Mobility as a service (MaaS): a digital, efficient and sustainable form of transport

Society R&D

Mobility is changing thanks to new technologies, and part of the population is opting for pay-per-use shared vehicles, eliminating fixed maintenance costs. These services can be accessed on the internet quickly, conveniently and safely. In addition, this new trend also helps to reduce pollution and protect the environment.

Mobility as a Service (MaaS) makes it possible to reduce emissions in large cities.

Mobility in big cities has become both a personal and an environmental challenge. Stress, traffic jams, air pollution and the associated premature deaths, as well as noise pollution all call for new mobility solutions. The mobility of the future must therefore be healthier for the user and the environment, and the centralisation of services through digitalisation (Mobility as a Service - MaaS) is one way to achieve this.


According to the MaaS Alliance, the leading international Mobility as a Service community, it is the integration of various forms of transport, public or private, into a single on-demand service. For example, if need to take the bus and then an electric scooter to get somewhere, instead of having to locate, book and pay for each mode of transport separately, the MaaS platforms make it possible to plan the journey door-to-door using a single mobile application.

The notion of a digitally connected multi-mode transport network began to be discussed with the real-time connectivity offered by smartphones. The incorporation of shared-use vehicles or rideshare, from electric cars to bicycles and scooters gave the concept a boost. Now, the application of artificial intelligencebig data and the Internet of Things to transport planning further expands the mobility options for urban users.

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What are the main characteristics of Mobility as a Service? Here is an overview of them:


Optimising the use of each form of transport makes it possible to save resources and avoid emissions.

  Ease of use

Allows you to rent vehicles or buy public transport tickets from an application.

  Flexibility of use

It allows the temporary use of one space in a vehicle without having to rent it completely.


It enables access to different transport networks, both public and private.

  Connectivity and availability

It allows you to plan journeys and purchase tickets anytime, anywhere.

  The traveller at the heart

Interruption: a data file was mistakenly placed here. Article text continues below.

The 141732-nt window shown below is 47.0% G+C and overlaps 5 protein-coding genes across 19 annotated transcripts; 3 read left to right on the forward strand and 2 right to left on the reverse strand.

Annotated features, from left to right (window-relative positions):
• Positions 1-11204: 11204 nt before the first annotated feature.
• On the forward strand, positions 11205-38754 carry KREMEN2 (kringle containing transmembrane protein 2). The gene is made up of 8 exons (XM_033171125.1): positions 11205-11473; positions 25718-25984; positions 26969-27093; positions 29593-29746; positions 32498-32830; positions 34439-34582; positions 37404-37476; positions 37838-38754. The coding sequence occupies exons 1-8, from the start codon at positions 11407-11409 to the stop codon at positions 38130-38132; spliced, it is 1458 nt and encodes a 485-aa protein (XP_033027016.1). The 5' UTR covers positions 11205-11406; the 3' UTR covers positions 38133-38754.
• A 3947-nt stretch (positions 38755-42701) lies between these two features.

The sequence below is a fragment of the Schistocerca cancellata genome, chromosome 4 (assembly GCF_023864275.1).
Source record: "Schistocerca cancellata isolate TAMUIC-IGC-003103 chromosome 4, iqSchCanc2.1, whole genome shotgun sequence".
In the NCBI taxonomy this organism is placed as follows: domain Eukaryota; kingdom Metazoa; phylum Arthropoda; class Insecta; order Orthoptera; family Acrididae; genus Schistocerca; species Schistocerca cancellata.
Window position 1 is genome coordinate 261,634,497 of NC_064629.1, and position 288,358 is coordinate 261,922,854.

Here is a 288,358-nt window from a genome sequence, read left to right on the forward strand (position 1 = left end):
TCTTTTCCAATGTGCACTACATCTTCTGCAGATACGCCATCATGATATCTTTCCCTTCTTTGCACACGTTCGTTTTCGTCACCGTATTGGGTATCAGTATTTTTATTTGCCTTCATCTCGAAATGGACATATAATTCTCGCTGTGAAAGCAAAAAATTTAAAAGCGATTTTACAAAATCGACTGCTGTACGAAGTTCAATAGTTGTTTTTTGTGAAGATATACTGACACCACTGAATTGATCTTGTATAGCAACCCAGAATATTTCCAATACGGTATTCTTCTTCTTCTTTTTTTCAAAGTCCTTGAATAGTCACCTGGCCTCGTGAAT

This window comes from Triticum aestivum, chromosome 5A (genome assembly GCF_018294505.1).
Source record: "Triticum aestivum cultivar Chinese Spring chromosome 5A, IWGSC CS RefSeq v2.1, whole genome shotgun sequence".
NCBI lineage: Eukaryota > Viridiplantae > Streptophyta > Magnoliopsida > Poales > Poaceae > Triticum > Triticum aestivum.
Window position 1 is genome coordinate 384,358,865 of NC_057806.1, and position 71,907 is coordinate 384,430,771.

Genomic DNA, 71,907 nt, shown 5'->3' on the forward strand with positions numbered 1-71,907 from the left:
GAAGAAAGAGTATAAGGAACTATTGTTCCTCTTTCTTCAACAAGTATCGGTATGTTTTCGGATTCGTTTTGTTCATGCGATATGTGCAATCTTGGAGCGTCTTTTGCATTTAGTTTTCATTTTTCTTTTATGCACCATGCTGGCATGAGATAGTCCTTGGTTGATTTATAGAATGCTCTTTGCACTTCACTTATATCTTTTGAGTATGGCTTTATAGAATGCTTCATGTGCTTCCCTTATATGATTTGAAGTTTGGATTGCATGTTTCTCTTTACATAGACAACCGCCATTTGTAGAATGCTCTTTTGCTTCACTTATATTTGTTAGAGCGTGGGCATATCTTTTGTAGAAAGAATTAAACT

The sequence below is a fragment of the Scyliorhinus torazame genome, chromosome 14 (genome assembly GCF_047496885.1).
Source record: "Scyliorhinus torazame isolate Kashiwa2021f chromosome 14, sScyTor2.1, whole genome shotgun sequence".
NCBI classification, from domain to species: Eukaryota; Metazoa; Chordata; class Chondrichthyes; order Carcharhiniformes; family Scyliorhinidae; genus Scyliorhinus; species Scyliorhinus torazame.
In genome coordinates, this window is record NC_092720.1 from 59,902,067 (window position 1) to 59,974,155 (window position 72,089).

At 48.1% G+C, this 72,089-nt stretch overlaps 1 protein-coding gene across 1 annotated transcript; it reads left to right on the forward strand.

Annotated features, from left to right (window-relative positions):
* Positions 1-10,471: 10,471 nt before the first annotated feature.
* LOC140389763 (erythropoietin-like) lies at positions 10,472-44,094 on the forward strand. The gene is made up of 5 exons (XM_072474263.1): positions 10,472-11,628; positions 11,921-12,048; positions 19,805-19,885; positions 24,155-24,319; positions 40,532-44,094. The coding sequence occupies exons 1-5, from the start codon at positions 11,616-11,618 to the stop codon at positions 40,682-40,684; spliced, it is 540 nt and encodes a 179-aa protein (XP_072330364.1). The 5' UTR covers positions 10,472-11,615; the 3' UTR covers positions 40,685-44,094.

The user experience is more satisfying because it is based on the traveller's preferences.

  Security and lower costs

As an integrated service, prices are more competitive and payment is secure.


Sustainable mobility is vital in the fight against climate change. For this and other reasons, in 2016 the United Nations adopted the New Urban Agenda, which includes the need to provide city dwellers with integrated and sustainable mobility options. But its benefits go beyond the environmental, as we can see below:

  Boost for sustainability

Transport is one of the biggest contributors to global warming and the use of smart mobility solutions leads to a reduction in traffic and emissions.

  Boost for decarbonisation

The electrification of transport (cars, motorbikes, buses, bicycles, scooters, etc.) is vital in order to achieve carbon neutrality.

  Boost for smart cities

Smart cities, which apply technology to improve services and the well-being of their citizens, are well positioned to exploit all the possibilities of MaaS.

  Boost for sustainable urban development

A large part of the urban infrastructure is set aside for private vehicles, so cutting the numbers will, for example, allow for the creation of more green areas.


Whilst the integrated transport systems proposed by Mobility as a Service are under development, there are different solutions for harnessing mobility resources:

  • Private fleets: mainly developed by car manufacturers, such as ShareNow, previously Car2Go (Mercedes-Benz), Zity (Renault) or Free2Move (Citröen).
  • Public fleets: numerous city councils already offer bicycle services for shared use, many of them electric.
  • Mixed fleet: services like Uber, Lyft, Juno, Bolt or Cabify allow owners to offer their vehicles to other people (in certain countries this use is regulated under private licences).
  • Private: platforms such as BlaBlaCar, Drivy or Zipcar allow private individuals to share the use of their own vehicle and the travel costs.

MaaS platforms offer added value services through their mobile apps: information on the location and availability of transport, both mobility (vehicles) and micro-mobility (bicycles and scooters), journey monitoring and traffic conditions from the beginning to the end of the trip, or data analysis and the creation of mobility patterns that can be used in the formulation of public mobility policies and infrastructures.